The news out of Flint, Michigan brought the issue of polluted drinking water into sharp center, as it was uncovered that authorities at each level—nearby, state and government—thought about lead-harmed water for a considerable length of time yet did nothing to address the issue.
Under state-run frameworks like utilities and streets, poorer groups are the last to get consideration from government tormented by inefficiencies and degenerate lawmakers. Maybe no gathering knows this superior to anything Native Americans, who have been deceived by government for quite a long time.
In the western U.S., water sullying has been a lifestyle for some tribes. The support aggregate Clean Up The Mines! depicts the circumstance in Navajo nation, which is far more terrible than in Flint, Michigan.
Since the 1950s, their water has been poisoned by uranium mining to fuel the nuclear industry and the making of atomic bombs for the U.S. military. Coal mining and coal-fired power plants have added to the mix. The latest assault on Navajo water was carried out by the massive toxic spills into the Animas and San Juan rivers when the EPA recklessly attempted to address the abandoned Gold King mine.
“In 2015 the Gold King Mine spill was a wake-up call to address dangers of abandoned mines, but there are currently more than 15,000 toxic uranium mines that remain abandoned throughout the US,” said Charmaine White Face from the South Dakota based organization Defenders of the Black Hills. “For more than 50 years, many of these hazardous sites have been contaminating the land, air, water, and national monuments such as Mt. Rushmore and the Grand Canyon. Each one of these thousands of abandoned uranium mines is a potential Gold King mine disaster with the greater added threat of radioactive pollution. For the sake of our health, air, land, and water, we can’t let that happen.”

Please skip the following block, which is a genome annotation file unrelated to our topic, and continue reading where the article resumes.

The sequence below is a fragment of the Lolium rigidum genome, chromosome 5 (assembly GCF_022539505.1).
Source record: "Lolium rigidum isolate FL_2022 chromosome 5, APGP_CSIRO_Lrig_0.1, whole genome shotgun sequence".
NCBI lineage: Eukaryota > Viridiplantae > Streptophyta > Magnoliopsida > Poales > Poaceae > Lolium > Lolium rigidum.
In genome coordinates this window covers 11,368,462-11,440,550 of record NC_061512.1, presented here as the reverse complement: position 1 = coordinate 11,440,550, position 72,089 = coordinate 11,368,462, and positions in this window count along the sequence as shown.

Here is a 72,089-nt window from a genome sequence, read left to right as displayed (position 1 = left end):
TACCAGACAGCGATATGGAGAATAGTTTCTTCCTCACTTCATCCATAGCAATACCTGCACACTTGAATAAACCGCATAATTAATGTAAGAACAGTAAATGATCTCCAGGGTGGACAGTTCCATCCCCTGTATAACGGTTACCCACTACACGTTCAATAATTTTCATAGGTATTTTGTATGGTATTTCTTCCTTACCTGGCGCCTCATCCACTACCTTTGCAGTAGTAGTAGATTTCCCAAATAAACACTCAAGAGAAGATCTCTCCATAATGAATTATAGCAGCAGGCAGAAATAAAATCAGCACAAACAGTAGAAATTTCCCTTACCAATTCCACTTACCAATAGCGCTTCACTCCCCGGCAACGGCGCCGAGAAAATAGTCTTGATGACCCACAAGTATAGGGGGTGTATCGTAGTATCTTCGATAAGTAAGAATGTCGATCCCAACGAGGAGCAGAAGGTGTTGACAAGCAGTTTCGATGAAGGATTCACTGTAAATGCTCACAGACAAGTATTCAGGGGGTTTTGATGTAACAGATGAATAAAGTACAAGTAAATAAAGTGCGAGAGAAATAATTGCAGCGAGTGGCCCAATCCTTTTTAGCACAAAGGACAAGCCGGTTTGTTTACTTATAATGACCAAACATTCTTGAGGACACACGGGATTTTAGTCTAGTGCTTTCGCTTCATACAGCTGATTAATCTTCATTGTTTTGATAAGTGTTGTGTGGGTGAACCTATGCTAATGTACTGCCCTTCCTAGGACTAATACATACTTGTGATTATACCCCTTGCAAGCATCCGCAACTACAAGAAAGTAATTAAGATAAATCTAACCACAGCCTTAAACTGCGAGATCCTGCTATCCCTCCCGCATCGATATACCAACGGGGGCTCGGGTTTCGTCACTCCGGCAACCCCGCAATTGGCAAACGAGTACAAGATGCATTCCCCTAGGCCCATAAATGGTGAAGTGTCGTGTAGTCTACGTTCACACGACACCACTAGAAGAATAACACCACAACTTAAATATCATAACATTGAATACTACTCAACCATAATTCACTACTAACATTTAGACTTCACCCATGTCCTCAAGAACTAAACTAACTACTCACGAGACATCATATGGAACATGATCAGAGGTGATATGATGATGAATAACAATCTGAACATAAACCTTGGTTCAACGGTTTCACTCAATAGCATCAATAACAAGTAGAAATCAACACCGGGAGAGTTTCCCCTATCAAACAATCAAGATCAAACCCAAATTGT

There is no comprehensive law requiring cleanup of abandoned uranium mines, meaning corporations and government can walk away from them after exploiting their resources. 75 percent of abandoned uranium mines are on federal and Tribal lands.
Leona Morgan of Diné No Nukes brings up one case: “The United Nuclear Corporation plant tailings spill of 1979, north of Churchrock, New Mexico left a monstrous measure of radioactive tainting that down-streamers, today, are right now getting in their drinking water. A for the most part Navajo people group in Sanders, Arizona has been presented to double as far as possible admissible for uranium through their tap.”
A week ago, Diné No Nukes took part in challenges in Washington, D.C. to bring issues to light of past and continuous sullying of water supplies in the west, which lopsidedly influences Indian nation.
“These uranium mines cause radioactive pollution, and therefore every one of the occupants in their region are getting to be atomic radiation casualties,” said Petuuche Gilbert of the Laguna Acoma Coalition for a Safe Environment, the Multicultural Alliance for a Safe Environment and Indigenous World Association. “New Mexico and the government have given small financing to far reaching tidy up and just periodically are old mines remedies. The legislatures of New Mexico and the United States have an obligation to tidy up these radioactive mines and plants and, moreover, to perform well-being studies to decide the impacts of radioactive harming. The MASE and LACSE associations contradict new uranium mining and request legacy uranium mines to be tidied up,” said Mr. Gilbert.
Politicians continue to take advantage of Native Americans, making deals with mining companies that would continue polluting their water supplies. Senator John McCain sneaked a resolution into the last defense bill which gave land to Resolution Copper. Their planned copper mining would poison waters that Apaches rely on and would desecrate the ceremonial grounds at Oak Flat.
While EPA and local officials have been forced to address the poisoned water in Flint, the contamination of Indian country water supplies continues. A bill called the Uranium Exploration and Mining Accountability Act, introduced by Arizona Congressman Raúl Grijalva, has languished in Congress for two years.